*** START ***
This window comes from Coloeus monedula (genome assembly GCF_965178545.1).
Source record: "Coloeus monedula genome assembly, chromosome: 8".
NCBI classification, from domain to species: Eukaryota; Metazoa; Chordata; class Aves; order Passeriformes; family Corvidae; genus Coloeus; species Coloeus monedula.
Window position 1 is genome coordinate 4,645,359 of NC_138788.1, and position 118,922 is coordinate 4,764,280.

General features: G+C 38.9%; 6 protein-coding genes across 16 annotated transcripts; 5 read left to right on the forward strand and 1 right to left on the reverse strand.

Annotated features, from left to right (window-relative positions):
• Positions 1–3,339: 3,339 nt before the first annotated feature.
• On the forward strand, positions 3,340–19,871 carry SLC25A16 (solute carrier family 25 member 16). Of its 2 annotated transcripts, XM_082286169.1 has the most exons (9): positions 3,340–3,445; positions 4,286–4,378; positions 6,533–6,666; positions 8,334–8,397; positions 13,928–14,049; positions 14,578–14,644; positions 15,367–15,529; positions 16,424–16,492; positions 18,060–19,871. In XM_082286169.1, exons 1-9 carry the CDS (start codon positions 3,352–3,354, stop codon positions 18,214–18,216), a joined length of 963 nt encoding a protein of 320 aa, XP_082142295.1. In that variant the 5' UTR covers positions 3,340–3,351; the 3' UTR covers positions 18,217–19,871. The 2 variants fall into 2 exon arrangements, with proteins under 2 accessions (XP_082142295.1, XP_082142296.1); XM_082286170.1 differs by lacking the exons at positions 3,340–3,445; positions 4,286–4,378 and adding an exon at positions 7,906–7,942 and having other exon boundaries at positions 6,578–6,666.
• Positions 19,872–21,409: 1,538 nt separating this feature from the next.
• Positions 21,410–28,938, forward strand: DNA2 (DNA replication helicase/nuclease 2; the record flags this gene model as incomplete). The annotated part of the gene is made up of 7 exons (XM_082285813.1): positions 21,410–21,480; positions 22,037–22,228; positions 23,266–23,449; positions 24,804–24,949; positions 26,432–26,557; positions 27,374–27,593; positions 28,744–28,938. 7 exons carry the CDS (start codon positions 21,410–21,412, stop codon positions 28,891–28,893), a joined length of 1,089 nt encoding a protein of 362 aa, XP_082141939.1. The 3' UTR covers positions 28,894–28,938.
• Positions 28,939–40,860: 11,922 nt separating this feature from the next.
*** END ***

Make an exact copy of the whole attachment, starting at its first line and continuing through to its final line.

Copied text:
This window comes from Coloeus monedula (genome assembly GCF_965178545.1).
Source record: "Coloeus monedula genome assembly, chromosome: 8".
NCBI classification, from domain to species: Eukaryota; Metazoa; Chordata; class Aves; order Passeriformes; family Corvidae; genus Coloeus; species Coloeus monedula.
Window position 1 is genome coordinate 4,645,359 of NC_138788.1, and position 118,922 is coordinate 4,764,280.

General features: G+C 38.9%; 6 protein-coding genes across 16 annotated transcripts; 5 read left to right on the forward strand and 1 right to left on the reverse strand.

Annotated features, from left to right (window-relative positions):
• Positions 1–3,339: 3,339 nt before the first annotated feature.
• On the forward strand, positions 3,340–19,871 carry SLC25A16 (solute carrier family 25 member 16). Of its 2 annotated transcripts, XM_082286169.1 has the most exons (9): positions 3,340–3,445; positions 4,286–4,378; positions 6,533–6,666; positions 8,334–8,397; positions 13,928–14,049; positions 14,578–14,644; positions 15,367–15,529; positions 16,424–16,492; positions 18,060–19,871. In XM_082286169.1, exons 1-9 carry the CDS (start codon positions 3,352–3,354, stop codon positions 18,214–18,216), a joined length of 963 nt encoding a protein of 320 aa, XP_082142295.1. In that variant the 5' UTR covers positions 3,340–3,351; the 3' UTR covers positions 18,217–19,871. The 2 variants fall into 2 exon arrangements, with proteins under 2 accessions (XP_082142295.1, XP_082142296.1); XM_082286170.1 differs by lacking the exons at positions 3,340–3,445; positions 4,286–4,378 and adding an exon at positions 7,906–7,942 and having other exon boundaries at positions 6,578–6,666.
• Positions 19,872–21,409: 1,538 nt separating this feature from the next.
• Positions 21,410–28,938, forward strand: DNA2 (DNA replication helicase/nuclease 2; the record flags this gene model as incomplete). The annotated part of the gene is made up of 7 exons (XM_082285813.1): positions 21,410–21,480; positions 22,037–22,228; positions 23,266–23,449; positions 24,804–24,949; positions 26,432–26,557; positions 27,374–27,593; positions 28,744–28,938. 7 exons carry the CDS (start codon positions 21,410–21,412, stop codon positions 28,891–28,893), a joined length of 1,089 nt encoding a protein of 362 aa, XP_082141939.1. The 3' UTR covers positions 28,894–28,938.
• Positions 28,939–40,860: 11,922 nt separating this feature from the next.